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Definition: echidna from The Hutchinson Unabridged Encyclopedia with Atlas and Weather Guide

Toothless, egg-laying, spiny mammal of the order Monotremata, found in Australia and New Guinea. There are two species: Tachyglossus aculeatus, the short-nosed echidna, and the rarer Zaglossus bruijni, the long-nosed echidna. They feed entirely upon ants and termites, which they dig out with their powerful claws and lick up with their prehensile tongues. When attacked, an echidna rolls itself into a ball, or tries to hide by burrowing in the earth.



Summary Article: echidna, in zoology
from The Columbia Encyclopedia

(ĭkĭd'nӘ) or spiny anteater, animal of the order Monotremata, the egg-laying mammals. A short-legged, grayish brown animal, the echidna is covered with sharp quills and can protect itself by rolling into a tight bristly ball. It may reach 18 in. (46 cm) in length. Padded soles and stout claws make it a clumsy walker but a strong and rapid burrower. The echidna has only a rudimentary tail and lacks both external ears and teeth. With its sensitive muzzle and long sticky tongue it probes for ants and termites. It is nocturnal and hibernates in winter. There are two genera and several species of echidna; all are native to the sandy and rocky areas of New Guinea, E Australia, and Tasmania. Females produce one or two eggs, which are deposited in a rudimentary marsupial pouch. The newly hatched young remain in the pouch, feeding on a milky fluid, until their spines begin to grow. Echidnas are not closely related to true anteaters, which are higher mammals. They are classified in the phylum Chordata, subphylum Vertebrata, class Mammalia, order Monotremata.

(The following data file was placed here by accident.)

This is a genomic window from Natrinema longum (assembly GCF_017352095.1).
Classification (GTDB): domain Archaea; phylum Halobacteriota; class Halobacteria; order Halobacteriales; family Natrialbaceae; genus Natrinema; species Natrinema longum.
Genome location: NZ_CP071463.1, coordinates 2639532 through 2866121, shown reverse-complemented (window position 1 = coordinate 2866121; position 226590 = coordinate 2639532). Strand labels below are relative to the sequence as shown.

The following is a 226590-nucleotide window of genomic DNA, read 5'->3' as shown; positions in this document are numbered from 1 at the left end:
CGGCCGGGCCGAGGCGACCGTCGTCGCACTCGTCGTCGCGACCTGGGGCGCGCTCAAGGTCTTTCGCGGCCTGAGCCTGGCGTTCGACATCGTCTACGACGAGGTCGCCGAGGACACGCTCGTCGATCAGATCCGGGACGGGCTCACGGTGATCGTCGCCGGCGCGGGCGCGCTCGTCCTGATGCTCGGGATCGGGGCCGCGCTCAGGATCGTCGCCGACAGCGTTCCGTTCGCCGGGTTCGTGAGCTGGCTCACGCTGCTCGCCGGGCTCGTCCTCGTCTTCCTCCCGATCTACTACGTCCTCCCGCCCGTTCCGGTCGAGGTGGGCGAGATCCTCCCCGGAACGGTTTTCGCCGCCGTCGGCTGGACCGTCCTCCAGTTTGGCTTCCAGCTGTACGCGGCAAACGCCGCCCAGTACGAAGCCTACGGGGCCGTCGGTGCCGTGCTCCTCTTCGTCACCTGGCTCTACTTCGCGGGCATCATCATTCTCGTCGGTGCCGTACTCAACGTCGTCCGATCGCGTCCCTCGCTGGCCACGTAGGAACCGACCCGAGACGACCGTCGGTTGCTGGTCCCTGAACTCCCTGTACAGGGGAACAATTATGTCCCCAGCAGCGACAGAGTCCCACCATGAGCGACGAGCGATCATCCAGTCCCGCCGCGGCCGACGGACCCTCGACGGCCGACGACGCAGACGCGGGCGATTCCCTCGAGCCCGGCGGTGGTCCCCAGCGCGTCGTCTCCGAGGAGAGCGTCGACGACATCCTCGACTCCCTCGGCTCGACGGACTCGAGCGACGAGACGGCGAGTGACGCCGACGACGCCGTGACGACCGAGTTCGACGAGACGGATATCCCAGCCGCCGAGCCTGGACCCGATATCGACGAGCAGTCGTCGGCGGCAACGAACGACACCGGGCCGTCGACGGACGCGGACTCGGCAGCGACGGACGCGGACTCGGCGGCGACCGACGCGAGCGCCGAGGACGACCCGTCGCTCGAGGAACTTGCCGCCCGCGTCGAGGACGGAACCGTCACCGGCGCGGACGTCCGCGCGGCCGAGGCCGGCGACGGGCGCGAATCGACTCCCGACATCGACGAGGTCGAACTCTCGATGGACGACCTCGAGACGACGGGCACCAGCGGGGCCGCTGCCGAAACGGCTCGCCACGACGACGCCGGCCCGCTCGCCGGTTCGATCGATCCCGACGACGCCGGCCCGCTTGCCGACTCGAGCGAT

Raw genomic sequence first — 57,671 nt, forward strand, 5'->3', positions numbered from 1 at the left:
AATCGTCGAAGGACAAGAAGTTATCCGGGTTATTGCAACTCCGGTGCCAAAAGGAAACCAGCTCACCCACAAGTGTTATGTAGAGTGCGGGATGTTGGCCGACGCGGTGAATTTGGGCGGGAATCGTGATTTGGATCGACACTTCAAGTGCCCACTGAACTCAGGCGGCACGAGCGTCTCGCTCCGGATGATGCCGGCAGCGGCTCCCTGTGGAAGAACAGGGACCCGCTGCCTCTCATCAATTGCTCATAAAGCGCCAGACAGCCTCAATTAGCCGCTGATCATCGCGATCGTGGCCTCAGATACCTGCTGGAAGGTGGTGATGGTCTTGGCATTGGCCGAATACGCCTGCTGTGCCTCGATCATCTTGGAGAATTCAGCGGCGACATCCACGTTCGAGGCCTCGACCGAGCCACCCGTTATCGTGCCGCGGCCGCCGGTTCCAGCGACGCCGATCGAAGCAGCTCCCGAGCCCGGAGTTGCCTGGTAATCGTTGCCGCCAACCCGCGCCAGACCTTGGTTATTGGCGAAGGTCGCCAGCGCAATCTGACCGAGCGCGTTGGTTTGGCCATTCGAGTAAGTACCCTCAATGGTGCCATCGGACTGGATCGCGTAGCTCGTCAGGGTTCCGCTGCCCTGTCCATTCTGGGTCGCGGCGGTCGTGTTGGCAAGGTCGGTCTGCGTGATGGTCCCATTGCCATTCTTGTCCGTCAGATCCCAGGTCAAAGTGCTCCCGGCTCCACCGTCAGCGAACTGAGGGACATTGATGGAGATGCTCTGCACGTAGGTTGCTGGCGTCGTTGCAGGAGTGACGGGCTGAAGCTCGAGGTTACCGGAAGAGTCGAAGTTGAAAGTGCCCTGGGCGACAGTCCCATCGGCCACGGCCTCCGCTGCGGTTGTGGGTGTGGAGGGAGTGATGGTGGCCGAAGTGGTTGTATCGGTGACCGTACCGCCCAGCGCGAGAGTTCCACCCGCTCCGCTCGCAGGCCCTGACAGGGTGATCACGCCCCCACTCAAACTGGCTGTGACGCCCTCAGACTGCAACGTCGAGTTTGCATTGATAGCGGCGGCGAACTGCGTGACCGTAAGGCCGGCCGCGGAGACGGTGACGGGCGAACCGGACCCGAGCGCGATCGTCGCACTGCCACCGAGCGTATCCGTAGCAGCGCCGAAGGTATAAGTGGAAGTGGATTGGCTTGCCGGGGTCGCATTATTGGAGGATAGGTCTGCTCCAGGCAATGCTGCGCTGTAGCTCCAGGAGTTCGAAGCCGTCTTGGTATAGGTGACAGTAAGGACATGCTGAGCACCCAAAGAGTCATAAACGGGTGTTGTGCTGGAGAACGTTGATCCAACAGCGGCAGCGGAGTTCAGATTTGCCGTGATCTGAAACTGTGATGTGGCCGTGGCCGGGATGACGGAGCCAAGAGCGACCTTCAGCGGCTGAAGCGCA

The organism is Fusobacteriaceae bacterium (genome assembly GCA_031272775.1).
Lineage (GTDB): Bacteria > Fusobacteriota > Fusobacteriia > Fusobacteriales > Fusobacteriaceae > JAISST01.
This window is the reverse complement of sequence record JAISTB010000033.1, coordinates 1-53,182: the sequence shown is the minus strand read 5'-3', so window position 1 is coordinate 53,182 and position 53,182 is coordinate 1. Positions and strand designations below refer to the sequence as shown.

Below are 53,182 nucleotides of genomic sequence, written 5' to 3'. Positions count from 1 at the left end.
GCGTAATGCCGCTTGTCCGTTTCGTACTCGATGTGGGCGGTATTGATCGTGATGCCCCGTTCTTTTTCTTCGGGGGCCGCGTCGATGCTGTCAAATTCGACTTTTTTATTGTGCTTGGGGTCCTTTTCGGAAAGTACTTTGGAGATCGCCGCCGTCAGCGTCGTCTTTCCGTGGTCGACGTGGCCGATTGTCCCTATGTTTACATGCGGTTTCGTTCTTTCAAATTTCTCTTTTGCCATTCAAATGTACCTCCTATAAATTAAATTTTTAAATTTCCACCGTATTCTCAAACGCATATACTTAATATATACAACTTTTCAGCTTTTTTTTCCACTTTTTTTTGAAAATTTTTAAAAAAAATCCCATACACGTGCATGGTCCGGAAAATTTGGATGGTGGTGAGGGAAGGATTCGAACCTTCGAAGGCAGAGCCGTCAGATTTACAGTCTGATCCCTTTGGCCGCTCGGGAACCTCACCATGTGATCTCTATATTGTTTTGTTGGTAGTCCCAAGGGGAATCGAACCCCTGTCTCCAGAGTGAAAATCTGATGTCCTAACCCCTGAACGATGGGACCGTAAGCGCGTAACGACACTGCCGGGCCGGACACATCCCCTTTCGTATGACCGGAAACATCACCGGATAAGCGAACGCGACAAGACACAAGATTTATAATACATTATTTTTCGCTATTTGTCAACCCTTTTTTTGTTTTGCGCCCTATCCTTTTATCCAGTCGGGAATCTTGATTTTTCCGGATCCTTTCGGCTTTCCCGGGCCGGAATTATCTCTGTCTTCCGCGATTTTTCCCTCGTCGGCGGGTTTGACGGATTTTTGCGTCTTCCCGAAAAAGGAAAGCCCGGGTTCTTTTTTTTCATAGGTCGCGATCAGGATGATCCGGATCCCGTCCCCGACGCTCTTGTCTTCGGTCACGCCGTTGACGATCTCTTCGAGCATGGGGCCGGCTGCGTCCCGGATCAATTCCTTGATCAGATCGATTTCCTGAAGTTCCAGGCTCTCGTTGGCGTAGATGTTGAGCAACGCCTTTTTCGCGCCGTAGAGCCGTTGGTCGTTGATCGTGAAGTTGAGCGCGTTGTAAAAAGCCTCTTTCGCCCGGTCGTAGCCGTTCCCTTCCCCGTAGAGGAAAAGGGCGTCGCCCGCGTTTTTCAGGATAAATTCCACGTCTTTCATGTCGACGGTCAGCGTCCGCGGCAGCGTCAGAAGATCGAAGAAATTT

The Columbia Encyclopedia, © Columbia University Press 2018

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